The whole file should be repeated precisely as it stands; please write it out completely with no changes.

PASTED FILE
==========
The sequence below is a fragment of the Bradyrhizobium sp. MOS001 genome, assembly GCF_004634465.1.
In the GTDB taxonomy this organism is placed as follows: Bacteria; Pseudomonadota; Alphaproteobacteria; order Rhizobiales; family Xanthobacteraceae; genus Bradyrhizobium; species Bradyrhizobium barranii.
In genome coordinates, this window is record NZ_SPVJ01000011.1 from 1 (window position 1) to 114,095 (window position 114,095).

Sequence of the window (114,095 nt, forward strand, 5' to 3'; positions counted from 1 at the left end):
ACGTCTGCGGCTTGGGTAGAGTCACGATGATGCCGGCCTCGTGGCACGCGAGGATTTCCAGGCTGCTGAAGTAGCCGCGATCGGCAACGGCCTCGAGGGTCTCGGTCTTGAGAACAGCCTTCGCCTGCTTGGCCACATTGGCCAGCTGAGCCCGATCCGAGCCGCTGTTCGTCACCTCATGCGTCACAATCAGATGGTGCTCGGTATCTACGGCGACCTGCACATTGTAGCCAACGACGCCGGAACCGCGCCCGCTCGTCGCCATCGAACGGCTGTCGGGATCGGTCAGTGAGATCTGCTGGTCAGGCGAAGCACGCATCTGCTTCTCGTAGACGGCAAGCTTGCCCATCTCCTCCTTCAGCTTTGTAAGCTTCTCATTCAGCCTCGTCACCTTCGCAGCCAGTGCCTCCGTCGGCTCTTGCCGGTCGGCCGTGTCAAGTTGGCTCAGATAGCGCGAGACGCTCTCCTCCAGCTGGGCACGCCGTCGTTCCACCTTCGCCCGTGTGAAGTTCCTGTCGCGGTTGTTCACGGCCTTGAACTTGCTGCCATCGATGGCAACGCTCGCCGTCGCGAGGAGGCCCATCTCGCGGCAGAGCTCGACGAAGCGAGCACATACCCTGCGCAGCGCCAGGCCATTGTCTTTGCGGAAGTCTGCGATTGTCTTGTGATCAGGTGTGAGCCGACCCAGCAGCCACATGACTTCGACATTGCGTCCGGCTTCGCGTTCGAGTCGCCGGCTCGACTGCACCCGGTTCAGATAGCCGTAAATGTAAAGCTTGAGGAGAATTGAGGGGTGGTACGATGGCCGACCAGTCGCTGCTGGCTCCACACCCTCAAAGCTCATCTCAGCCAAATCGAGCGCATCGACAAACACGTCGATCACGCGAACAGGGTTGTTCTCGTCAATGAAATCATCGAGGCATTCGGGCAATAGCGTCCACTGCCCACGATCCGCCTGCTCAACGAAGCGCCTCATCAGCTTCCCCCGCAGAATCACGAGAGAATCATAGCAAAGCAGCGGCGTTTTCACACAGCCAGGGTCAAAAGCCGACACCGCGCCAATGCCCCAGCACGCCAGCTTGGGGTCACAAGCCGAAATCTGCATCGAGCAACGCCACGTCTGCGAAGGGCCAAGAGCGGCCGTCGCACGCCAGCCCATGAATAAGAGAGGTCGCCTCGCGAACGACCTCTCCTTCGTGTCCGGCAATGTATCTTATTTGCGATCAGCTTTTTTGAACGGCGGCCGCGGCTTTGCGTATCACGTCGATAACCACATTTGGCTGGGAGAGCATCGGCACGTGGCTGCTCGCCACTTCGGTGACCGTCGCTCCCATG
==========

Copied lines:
The sequence below is a fragment of the Bradyrhizobium sp. MOS001 genome, assembly GCF_004634465.1.
In the GTDB taxonomy this organism is placed as follows: Bacteria; Pseudomonadota; Alphaproteobacteria; order Rhizobiales; family Xanthobacteraceae; genus Bradyrhizobium; species Bradyrhizobium barranii.
In genome coordinates, this window is record NZ_SPVJ01000011.1 from 1 (window position 1) to 114,095 (window position 114,095).

Sequence of the window (114,095 nt, forward strand, 5' to 3'; positions counted from 1 at the left end):
ACGTCTGCGGCTTGGGTAGAGTCACGATGATGCCGGCCTCGTGGCACGCGAGGATTTCCAGGCTGCTGAAGTAGCCGCGATCGGCAACGGCCTCGAGGGTCTCGGTCTTGAGAACAGCCTTCGCCTGCTTGGCCACATTGGCCAGCTGAGCCCGATCCGAGCCGCTGTTCGTCACCTCATGCGTCACAATCAGATGGTGCTCGGTATCTACGGCGACCTGCACATTGTAGCCAACGACGCCGGAACCGCGCCCGCTCGTCGCCATCGAACGGCTGTCGGGATCGGTCAGTGAGATCTGCTGGTCAGGCGAAGCACGCATCTGCTTCTCGTAGACGGCAAGCTTGCCCATCTCCTCCTTCAGCTTTGTAAGCTTCTCATTCAGCCTCGTCACCTTCGCAGCCAGTGCCTCCGTCGGCTCTTGCCGGTCGGCCGTGTCAAGTTGGCTCAGATAGCGCGAGACGCTCTCCTCCAGCTGGGCACGCCGTCGTTCCACCTTCGCCCGTGTGAAGTTCCTGTCGCGGTTGTTCACGGCCTTGAACTTGCTGCCATCGATGGCAACGCTCGCCGTCGCGAGGAGGCCCATCTCGCGGCAGAGCTCGACGAAGCGAGCACATACCCTGCGCAGCGCCAGGCCATTGTCTTTGCGGAAGTCTGCGATTGTCTTGTGATCAGGTGTGAGCCGACCCAGCAGCCACATGACTTCGACATTGCGTCCGGCTTCGCGTTCGAGTCGCCGGCTCGACTGCACCCGGTTCAGATAGCCGTAAATGTAAAGCTTGAGGAGAATTGAGGGGTGGTACGATGGCCGACCAGTCGCTGCTGGCTCCACACCCTCAAAGCTCATCTCAGCCAAATCGAGCGCATCGACAAACACGTCGATCACGCGAACAGGGTTGTTCTCGTCAATGAAATCATCGAGGCATTCGGGCAATAGCGTCCACTGCCCACGATCCGCCTGCTCAACGAAGCGCCTCATCAGCTTCCCCCGCAGAATCACGAGAGAATCATAGCAAAGCAGCGGCGTTTTCACACAGCCAGGGTCAAAAGCCGACACCGCGCCAATGCCCCAGCACGCCAGCTTGGGGTCACAAGCCGAAATCTGCATCGAGCAACGCCACGTCTGCGAAGGGCCAAGAGCGGCCGTCGCACGCCAGCCCATGAATAAGAGAGGTCGCCTCGCGAACGACCTCTCCTTCGTGTCCGGCAATGTATCTTATTTGCGATCAGCTTTTTTGAACGGCGGCCGCGGCTTTGCGTATCACGTCGATAACCACATTTGGCTGGGAGAGCATCGGCACGTGGCTGCTCGCCACTTCGGTGACCGTCGCTCCCATG